To help the children have a desire to sing sacred hymns as they worship Heavenly Father and Jesus Christ.
Prayerfully study Doctrine and Covenants 25 and the historical accounts given in this lesson. Then study the lesson and decide how you want to teach the children the scriptural and historical accounts. (See “Preparing Your Lessons,” pp. vi–vii, and “Teaching the Scriptural and Historical Accounts,” pp. vii–ix.)
“First Presidency Preface,” Hymns, pp. ix–x, and the preface to the Children’s Songbook, p. iii.
Select the discussion questions and enrichment activities that will involve the children and best help them achieve the purpose of the lesson.
Prepare a large sheet of paper with the following words printed on it (or write the words on the chalkboard before class starts):
Invocation (opening prayer)
Ward [or branch] business
Benediction (closing prayer)
What Is Missing?
A Doctrine and Covenants for each child.
Picture 5-22, Emma Smith (Gospel Art Picture Kit 405; 62509).
Suggested Lesson Development
Invite a child to give the opening prayer.
Display the large sheet of paper (or refer to the list on the chalkboard). Explain that the things on this list are parts of sacrament meeting.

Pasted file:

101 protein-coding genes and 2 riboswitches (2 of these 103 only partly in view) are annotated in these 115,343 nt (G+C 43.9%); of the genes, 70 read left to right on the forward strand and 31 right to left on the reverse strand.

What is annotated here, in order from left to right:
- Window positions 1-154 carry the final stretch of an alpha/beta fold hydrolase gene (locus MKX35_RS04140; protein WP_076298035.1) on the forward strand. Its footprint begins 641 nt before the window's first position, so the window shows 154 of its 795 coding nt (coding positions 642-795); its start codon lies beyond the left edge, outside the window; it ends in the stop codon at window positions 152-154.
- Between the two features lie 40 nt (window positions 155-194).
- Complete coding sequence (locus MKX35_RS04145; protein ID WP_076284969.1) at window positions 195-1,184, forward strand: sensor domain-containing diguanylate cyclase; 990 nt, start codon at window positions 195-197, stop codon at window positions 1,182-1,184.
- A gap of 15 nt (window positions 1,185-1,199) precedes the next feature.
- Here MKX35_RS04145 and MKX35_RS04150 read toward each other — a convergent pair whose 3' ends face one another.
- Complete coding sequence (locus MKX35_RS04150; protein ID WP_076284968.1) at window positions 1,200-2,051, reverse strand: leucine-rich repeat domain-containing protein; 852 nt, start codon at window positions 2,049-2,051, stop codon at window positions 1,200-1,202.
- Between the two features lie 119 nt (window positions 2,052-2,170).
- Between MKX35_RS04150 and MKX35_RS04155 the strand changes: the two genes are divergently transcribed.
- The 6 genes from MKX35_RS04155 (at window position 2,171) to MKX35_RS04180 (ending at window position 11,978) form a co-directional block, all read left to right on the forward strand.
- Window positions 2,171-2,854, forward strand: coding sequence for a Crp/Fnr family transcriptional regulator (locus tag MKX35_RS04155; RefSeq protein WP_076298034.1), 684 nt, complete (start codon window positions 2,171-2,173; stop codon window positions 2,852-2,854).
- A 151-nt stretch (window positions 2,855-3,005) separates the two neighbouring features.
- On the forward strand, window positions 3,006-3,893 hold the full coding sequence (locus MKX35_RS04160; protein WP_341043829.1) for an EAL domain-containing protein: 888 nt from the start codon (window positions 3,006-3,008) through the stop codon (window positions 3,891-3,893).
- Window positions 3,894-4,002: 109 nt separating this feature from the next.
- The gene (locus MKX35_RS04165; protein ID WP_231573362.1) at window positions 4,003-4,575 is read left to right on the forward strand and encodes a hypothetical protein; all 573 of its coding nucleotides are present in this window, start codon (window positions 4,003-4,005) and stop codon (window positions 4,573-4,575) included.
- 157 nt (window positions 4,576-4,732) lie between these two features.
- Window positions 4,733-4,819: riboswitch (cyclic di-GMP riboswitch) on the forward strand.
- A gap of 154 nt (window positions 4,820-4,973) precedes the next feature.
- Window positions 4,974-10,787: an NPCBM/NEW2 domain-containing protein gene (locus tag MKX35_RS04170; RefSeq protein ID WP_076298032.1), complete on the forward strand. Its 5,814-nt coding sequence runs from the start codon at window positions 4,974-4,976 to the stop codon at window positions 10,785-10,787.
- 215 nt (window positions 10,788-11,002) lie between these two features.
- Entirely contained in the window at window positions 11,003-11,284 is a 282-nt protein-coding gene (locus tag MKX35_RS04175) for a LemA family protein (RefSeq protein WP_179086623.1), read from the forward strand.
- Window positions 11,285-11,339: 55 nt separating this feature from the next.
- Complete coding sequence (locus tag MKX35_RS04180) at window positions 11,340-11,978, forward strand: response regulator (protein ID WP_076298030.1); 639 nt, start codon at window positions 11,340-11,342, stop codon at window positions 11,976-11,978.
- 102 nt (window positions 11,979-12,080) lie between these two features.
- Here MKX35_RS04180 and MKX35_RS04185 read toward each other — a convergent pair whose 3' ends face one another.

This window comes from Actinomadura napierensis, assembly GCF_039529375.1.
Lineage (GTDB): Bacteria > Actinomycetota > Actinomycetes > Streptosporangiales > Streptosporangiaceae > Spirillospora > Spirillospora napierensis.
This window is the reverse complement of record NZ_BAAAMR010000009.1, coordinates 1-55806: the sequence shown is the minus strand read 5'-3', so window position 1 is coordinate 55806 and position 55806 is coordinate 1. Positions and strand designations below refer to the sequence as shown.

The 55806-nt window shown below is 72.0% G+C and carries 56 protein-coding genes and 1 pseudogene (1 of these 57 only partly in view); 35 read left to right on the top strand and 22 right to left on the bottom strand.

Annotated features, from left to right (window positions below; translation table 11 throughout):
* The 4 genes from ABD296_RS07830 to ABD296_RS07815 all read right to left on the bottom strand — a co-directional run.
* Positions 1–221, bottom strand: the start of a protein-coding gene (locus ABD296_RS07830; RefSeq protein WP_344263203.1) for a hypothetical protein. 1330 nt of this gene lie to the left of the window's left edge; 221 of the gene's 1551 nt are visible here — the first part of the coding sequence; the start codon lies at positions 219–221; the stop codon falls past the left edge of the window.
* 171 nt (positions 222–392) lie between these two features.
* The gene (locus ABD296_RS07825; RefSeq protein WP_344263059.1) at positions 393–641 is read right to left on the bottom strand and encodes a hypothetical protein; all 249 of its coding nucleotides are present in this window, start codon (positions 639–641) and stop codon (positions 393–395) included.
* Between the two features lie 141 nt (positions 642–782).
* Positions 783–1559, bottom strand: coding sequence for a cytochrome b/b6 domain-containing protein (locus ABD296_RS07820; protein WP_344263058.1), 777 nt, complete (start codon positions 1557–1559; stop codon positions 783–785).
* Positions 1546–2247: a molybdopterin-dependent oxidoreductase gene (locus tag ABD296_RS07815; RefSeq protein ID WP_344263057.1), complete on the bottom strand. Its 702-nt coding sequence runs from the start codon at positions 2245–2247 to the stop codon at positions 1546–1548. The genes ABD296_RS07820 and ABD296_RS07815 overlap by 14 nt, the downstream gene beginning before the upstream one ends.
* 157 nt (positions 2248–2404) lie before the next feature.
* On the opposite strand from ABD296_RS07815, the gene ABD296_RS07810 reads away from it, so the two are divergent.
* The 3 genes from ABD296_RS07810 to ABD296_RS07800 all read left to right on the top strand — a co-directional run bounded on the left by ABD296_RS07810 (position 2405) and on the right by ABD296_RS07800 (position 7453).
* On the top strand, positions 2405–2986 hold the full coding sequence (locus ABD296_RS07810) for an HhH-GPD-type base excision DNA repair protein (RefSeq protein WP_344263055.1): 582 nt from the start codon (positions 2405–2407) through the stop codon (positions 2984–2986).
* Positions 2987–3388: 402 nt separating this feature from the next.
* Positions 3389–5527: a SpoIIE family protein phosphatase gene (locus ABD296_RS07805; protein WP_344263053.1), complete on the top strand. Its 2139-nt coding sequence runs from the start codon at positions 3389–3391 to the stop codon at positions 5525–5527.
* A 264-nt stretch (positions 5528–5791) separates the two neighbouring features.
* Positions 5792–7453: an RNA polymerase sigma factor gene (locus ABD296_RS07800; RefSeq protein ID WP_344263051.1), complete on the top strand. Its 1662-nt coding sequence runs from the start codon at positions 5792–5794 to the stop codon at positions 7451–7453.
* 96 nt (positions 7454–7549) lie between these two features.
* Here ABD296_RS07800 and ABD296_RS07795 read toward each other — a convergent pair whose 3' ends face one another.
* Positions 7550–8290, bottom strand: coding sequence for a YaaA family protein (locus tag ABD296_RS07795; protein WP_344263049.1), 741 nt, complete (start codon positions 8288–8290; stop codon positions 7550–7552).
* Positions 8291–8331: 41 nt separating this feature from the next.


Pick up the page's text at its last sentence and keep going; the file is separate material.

What happens in sacrament meeting that is missing from this list? (Opening and closing hymns; sacrament hymn; prelude and postlude music.)
Why do you think we use music in our Church meetings? Why do we sing hymns? What difference do you think it would make if we did not sing hymns in our Church meetings?
Help the children understand that music, especially hymn singing, has always been an important part of worshiping Heavenly Father and Jesus Christ. It brings a spirit of reverence and love to our Church meetings (see enrichment activity 6).
Scriptural and Historical Accounts
Discuss with the children the Lord’s counsel and instruction to Emma Smith, as discussed in the following historical accounts and Doctrine and Covenants 25.
After the Church was organized, Joseph Smith and other members of the Church were persecuted often. Mobs disrupted meetings and threatened to harm new members, and the Prophet’s life was often in danger. During this time of persecution, Joseph Smith received many revelations to strengthen, encourage, and instruct the Saints. Section 25 is a revelation he received for his wife, Emma, to comfort her and help her understand how she could support her husband in his great calling. The Lord also instructed Emma to compile a hymnbook for the Saints.
Emma Smith Was an Elect Lady
Emma Hale Smith was a schoolteacher from an intelligent and highly respected family. She was a tall, attractive woman with black hair and dark eyes (show the picture of Emma Smith). Her family members did not believe that Joseph Smith was a prophet, and though they later became friendly to him, they were upset when Emma married Joseph.